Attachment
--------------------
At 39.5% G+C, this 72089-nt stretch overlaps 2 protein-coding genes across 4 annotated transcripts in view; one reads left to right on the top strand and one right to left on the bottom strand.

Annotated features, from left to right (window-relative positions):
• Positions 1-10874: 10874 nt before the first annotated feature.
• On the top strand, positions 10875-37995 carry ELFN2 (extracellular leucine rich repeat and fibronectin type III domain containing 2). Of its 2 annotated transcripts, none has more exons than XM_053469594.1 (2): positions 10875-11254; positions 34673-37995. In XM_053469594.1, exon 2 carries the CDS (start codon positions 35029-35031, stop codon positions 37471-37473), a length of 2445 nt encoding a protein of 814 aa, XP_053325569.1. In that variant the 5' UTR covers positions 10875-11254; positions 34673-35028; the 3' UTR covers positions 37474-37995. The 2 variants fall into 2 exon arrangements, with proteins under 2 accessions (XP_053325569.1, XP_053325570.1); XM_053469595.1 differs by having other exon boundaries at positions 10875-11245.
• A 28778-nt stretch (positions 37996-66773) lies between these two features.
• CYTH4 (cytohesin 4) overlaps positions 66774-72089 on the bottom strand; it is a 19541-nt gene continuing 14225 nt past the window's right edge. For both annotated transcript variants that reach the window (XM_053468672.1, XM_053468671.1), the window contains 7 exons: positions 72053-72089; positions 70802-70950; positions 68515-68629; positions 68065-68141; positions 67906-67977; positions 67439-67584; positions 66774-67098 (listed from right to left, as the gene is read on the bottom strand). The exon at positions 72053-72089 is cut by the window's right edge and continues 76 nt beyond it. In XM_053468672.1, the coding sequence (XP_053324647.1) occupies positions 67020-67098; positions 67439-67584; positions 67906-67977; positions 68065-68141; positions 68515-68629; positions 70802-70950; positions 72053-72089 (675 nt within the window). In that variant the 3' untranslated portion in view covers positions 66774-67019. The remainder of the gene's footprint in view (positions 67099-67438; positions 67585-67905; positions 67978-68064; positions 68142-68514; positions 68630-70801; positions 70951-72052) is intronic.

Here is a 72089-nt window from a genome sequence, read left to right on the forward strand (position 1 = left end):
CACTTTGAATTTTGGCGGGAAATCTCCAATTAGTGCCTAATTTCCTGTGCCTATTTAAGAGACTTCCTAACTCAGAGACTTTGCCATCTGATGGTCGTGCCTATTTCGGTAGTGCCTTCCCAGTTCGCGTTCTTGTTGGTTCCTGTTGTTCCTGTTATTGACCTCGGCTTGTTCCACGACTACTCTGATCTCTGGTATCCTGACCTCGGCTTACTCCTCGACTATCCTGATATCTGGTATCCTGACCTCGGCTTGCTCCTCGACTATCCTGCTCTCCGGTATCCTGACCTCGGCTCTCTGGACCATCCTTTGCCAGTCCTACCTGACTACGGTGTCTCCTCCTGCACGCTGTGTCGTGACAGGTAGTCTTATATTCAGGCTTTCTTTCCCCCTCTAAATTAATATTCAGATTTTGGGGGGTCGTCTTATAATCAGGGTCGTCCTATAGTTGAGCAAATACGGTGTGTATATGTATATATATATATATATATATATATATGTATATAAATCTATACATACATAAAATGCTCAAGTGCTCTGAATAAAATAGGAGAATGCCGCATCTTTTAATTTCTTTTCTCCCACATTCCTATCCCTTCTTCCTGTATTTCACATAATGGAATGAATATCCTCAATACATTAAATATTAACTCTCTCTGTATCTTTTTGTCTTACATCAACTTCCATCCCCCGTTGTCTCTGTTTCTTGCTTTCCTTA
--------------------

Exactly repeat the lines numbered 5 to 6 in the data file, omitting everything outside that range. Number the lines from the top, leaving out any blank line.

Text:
• A 28778-nt stretch (positions 37996-66773) lies between these two features.
• CYTH4 (cytohesin 4) overlaps positions 66774-72089 on the bottom strand; it is a 19541-nt gene continuing 14225 nt past the window's right edge. For both annotated transcript variants that reach the window (XM_053468672.1, XM_053468671.1), the window contains 7 exons: positions 72053-72089; positions 70802-70950; positions 68515-68629; positions 68065-68141; positions 67906-67977; positions 67439-67584; positions 66774-67098 (listed from right to left, as the gene is read on the bottom strand). The exon at positions 72053-72089 is cut by the window's right edge and continues 76 nt beyond it. In XM_053468672.1, the coding sequence (XP_053324647.1) occupies positions 67020-67098; positions 67439-67584; positions 67906-67977; positions 68065-68141; positions 68515-68629; positions 70802-70950; positions 72053-72089 (675 nt within the window). In that variant the 3' untranslated portion in view covers positions 66774-67019. The remainder of the gene's footprint in view (positions 67099-67438; positions 67585-67905; positions 67978-68064; positions 68142-68514; positions 68630-70801; positions 70951-72052) is intronic.